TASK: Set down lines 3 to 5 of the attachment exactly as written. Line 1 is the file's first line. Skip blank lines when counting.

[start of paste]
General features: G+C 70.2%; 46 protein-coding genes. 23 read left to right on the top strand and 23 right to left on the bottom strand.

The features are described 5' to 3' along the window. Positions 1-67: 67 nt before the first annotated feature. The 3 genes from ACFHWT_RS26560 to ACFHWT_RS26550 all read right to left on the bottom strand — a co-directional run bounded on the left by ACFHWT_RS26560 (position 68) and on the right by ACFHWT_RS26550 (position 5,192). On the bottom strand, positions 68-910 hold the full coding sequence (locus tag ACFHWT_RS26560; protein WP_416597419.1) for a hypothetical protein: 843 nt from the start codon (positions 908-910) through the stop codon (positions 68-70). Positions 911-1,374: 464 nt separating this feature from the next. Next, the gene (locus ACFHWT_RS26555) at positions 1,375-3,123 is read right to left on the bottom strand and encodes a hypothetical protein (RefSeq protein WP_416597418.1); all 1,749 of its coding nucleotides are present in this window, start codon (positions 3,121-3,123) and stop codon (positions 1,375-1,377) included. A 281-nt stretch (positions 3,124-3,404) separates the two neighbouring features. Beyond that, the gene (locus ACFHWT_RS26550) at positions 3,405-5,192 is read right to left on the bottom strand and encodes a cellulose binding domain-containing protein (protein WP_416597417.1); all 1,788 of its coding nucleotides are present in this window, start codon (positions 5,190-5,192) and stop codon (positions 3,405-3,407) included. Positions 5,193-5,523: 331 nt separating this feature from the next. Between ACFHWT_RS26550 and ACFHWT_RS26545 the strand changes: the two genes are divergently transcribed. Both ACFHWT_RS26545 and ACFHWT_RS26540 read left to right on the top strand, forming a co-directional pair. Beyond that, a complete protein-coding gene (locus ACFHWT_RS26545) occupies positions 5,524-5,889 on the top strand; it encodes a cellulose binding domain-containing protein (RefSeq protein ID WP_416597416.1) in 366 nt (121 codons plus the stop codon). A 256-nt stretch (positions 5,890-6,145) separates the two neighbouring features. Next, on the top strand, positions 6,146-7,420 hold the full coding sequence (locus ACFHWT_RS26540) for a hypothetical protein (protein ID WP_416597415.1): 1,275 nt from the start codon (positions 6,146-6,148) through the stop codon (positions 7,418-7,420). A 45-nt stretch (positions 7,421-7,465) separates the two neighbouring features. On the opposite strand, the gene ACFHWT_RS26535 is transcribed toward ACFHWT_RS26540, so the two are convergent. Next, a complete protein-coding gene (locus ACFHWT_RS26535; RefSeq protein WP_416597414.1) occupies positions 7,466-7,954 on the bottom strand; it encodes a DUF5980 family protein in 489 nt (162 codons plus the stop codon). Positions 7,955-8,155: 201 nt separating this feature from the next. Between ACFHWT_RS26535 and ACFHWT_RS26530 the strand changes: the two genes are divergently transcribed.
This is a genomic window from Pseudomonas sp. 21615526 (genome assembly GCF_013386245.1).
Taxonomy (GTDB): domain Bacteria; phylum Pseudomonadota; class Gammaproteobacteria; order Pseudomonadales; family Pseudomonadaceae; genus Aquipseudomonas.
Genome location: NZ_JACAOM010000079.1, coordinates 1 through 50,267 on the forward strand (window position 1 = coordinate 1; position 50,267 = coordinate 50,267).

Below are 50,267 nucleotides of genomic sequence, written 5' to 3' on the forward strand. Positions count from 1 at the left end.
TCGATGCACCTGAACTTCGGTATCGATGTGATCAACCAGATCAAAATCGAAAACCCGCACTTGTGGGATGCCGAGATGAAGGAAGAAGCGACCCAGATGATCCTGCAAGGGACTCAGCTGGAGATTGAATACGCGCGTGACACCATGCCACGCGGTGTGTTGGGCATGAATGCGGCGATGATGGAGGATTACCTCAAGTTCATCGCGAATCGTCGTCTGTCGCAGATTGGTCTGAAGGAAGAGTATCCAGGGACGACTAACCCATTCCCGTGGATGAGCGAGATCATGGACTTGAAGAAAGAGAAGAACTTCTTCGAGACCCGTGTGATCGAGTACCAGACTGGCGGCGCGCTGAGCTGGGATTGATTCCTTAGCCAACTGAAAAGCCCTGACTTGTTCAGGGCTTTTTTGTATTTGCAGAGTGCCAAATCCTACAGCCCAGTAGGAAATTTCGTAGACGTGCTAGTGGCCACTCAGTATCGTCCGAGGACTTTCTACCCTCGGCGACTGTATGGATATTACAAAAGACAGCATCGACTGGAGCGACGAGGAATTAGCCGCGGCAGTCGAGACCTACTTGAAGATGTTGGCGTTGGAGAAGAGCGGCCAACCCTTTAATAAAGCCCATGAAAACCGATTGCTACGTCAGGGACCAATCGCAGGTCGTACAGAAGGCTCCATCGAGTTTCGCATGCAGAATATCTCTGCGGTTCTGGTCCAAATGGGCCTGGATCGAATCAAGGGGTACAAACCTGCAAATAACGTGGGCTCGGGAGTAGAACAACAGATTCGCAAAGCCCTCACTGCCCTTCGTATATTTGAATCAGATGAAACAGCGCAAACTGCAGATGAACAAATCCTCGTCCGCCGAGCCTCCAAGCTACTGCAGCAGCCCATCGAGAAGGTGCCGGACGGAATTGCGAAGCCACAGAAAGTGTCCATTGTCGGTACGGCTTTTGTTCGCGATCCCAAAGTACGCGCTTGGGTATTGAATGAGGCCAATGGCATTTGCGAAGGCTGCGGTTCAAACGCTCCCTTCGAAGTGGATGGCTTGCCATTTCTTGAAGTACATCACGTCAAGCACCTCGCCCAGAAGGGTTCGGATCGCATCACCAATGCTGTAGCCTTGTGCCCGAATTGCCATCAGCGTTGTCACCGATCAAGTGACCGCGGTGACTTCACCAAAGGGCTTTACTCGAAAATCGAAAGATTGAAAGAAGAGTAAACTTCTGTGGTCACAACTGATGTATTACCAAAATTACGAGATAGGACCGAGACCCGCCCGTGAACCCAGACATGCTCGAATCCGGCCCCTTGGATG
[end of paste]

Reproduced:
This is a genomic window from Pseudomonas sp. 21615526 (genome assembly GCF_013386245.1).
Taxonomy (GTDB): domain Bacteria; phylum Pseudomonadota; class Gammaproteobacteria; order Pseudomonadales; family Pseudomonadaceae; genus Aquipseudomonas.
Genome location: NZ_JACAOM010000079.1, coordinates 1 through 50,267 on the forward strand (window position 1 = coordinate 1; position 50,267 = coordinate 50,267).